PHL 1001A Western Philosophy 1 Honors Section RC308 CRN 97259
Thursdays 230-520 PM, Fall 2004
E-mail: firstname.lastname@example.org [All email to me should have "PHL1001" in the subject line]
Office Phone: 244-3349
Office: 330B RC (next to the computer lab)
Office Hours: T 430-530PM, W 130-230PM, R 1200-100PM
Historical Introduction to Philosophy: Texts and Interactive Guides, by
James Fieser and Norman Lillegard. (
First paper: 12%
Second paper: 24%
Third paper: 36%
Attendance and participation: 10%
Personal reflections (4): 10%
Aim of the course: This course will introduce you to some of the
central philosophical themes in western thought from ancient
Attendance: If you need to miss a class, you should notify me by phone or email before the class. Your attendance grade will suffer significantly if you miss classes without excuse. If you miss classes, you should request make-up work from me.
Participation: You should participate in class discussion, both answering questions that are put to the class, raising questions when you do not fully understand an idea or a part of the text, or what someone in the class says.
Paper 1. At least 600 words. Summarize the accusations against Socrates and his justification of his actions.
Paper 2. At least 1200 words. Answer ONE question.
1. Explain what it takes, according to Aristotle, to be a happy person. Explain what see as the least plausible part of his view.
2. Compare the ways that Plato thinks we can discover the nature of ultimate reality with those proposed by Aristotle. Focus your comparison on particular examples of knowledge and say how each philosopher would evaluate that knowledge.
Paper 3. At least 1800 words. Answer ONE question.
1. Compare the Epicurean and Stoic views on how to achieve happiness, and discuss their strengths and weaknesses.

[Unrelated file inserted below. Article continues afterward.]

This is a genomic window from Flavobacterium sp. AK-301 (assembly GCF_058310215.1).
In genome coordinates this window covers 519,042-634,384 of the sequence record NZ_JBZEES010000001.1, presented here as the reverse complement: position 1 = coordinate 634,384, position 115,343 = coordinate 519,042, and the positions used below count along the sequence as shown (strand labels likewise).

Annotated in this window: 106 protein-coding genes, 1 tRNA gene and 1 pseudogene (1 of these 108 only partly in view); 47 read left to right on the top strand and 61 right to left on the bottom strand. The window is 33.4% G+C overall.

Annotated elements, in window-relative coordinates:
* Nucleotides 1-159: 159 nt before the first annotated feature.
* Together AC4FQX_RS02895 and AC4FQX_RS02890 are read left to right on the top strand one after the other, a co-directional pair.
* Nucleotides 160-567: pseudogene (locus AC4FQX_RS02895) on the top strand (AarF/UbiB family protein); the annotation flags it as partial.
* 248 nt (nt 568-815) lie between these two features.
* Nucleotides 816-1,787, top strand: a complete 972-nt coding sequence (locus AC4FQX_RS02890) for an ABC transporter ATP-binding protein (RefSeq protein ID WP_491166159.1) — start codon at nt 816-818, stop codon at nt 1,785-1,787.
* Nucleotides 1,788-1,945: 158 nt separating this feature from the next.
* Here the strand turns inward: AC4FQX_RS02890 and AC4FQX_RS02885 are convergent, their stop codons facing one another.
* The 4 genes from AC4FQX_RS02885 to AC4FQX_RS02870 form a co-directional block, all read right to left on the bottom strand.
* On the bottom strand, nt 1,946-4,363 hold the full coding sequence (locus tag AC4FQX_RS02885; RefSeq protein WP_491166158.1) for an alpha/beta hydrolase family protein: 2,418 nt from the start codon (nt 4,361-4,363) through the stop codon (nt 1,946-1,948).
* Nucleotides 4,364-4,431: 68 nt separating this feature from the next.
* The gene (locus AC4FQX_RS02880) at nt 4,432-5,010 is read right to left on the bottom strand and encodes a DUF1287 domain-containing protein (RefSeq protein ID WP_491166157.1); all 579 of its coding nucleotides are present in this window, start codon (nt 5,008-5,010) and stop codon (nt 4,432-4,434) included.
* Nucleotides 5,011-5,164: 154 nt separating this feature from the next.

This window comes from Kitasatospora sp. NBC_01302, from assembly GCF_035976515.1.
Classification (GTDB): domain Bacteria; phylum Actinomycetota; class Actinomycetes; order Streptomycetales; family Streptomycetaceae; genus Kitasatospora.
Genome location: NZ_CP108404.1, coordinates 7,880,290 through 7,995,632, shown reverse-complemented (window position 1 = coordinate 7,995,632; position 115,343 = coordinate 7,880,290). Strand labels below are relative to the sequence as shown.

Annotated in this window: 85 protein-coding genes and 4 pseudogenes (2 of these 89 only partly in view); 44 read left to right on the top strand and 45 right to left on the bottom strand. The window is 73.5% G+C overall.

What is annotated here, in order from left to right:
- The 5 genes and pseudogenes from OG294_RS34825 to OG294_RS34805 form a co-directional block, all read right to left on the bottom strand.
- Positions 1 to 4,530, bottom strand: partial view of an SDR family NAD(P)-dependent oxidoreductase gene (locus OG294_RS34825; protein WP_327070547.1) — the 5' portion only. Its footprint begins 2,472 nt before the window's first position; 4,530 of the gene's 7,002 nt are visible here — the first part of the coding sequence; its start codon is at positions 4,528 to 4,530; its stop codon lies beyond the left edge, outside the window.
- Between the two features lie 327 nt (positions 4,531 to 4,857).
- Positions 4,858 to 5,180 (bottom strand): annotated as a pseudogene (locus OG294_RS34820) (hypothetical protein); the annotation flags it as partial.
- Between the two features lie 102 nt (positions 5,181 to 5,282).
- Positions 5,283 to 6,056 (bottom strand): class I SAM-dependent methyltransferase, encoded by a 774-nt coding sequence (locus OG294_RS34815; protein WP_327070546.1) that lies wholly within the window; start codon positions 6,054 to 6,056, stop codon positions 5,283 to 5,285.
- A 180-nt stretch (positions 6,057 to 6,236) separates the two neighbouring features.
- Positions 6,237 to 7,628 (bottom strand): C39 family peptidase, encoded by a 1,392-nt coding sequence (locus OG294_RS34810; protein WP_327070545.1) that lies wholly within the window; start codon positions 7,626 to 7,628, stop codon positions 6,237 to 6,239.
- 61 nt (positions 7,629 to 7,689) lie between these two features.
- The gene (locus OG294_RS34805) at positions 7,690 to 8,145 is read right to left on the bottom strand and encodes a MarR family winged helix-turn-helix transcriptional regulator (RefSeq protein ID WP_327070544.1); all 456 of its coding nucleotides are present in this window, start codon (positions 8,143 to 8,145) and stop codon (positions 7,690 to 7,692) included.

2. Explain and critically evaluate any two arguments for belief in the existence of God, as set out by Augustine, Aquinas and Pascal.
Plagiarism detection and prevention: All papers should be submitted via Turnitin.com or sent to me by email as an attachment in MS Word or RTF. I will give you information about how to use Turnitin.com. Note that I view any form of academic dishonesty very seriously, and if I find that you have engaged in any significant form of plagiarism or cheating I will fail you in this course and report my action to the Dean of Students.
The class ID for turnitin.com is "1151840"
Presentations: You must sign up to do a presentation in by the end of the Week 6. You can do a 10-minute presentation on your own, or a 20 minute presentation with another person. If you do a joint presentation, you will both get the same grade. You can use Powerpoint to do your presentation, but it is not required. However you do your presentation, you must keep it lively and interesting, and you should not simply read out from a pre-written text. You should provide some information that is not available in the course textbook. Your presentation will be assessed using the form available by clicking here.